the polls show that the public is overwhelmingly opposed to granting homosexuals the right to marry. Nonetheless, the courts seem poised to grant homosexuals the same right to marry ... In doing so, the courts are, in my opinion, acting illegitimately because they are acting without the consent of the governed.

I recently heard a Christian apologist making a similar type of argument but arguing the opposite. His point was that if the majority of the people would vote to kill all Jews, government should not do it. Both cases have the issues: what should be done if more that half of the people don't like the law. Tax laws might have a similar status, but I don't know much about the law...


Hey Peter,

Your comment has, of course, some merit. There is always the chance that the majority will act perniciously towards another group of people, and no one wants that to happen. However, if the laws of the country are going to be based on the consent of the governed -- which they clearly intended -- then the question becomes what could be done to assure that the majority would rule but the passions of the majority would be controlled.

Certainly the founders recognized that this was a potential problem. Their writing reflect that they never intended to create a pure democracy -- this was always supposed to be a republic or representative democracy. It was thought that pure democracies were too volatile and subject to the whim of what they called "factions" and what we would probably today call either "extremist movements" or "unrestrained passions" or perhaps even "mob mentality" whereby they would enact laws aimed at harming minorities.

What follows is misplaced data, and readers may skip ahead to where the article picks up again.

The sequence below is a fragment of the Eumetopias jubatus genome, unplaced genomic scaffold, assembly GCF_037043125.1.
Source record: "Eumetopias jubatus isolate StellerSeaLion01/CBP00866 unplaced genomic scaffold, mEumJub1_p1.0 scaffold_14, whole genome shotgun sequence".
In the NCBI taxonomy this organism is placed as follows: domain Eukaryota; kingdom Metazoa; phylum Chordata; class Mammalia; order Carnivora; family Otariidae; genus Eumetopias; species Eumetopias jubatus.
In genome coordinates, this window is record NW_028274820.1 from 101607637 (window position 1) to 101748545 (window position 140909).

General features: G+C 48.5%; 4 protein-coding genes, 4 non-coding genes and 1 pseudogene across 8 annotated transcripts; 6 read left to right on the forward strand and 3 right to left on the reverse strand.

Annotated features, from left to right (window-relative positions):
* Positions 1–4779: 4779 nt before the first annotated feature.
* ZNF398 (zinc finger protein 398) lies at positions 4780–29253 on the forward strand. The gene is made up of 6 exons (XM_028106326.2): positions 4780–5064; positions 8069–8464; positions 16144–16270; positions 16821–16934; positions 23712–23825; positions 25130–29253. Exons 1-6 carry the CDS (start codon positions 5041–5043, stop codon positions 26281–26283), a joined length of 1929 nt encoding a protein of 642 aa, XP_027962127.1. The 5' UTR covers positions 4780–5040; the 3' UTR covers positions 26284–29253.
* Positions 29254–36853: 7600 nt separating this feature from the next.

They came up with a few protections in the Constitution that were to protect against factions. First, they staggered elections -- to prevent the entire government from being swept out of office too quickly. They also created a government of limited powers which meant (using your example) that the government couldn't pass a law mandating the killing of all the Jews because the government was not expressly given that power in the Constitution. They also did provide for protection of people saying that life, liberty and property could not properly be taken away without due process. They also argued that freedom would cause people to split into factions such that no extremist faction would ever be able to control a majority of the population.

So, the founders built in protections that they believed would help prevent factions (such as you describe in your comment) from being able to quickly move to take such actions. But ultimately, the founders would have acknowledged that if the majority of the people wanted something bad enough, no form of republican government can keep them from ultimately getting it. That is why the founders reasoned that the maintenance of our Constitutional system required that the people being governed have a sense of morality or else the government would ultimately fail anyway.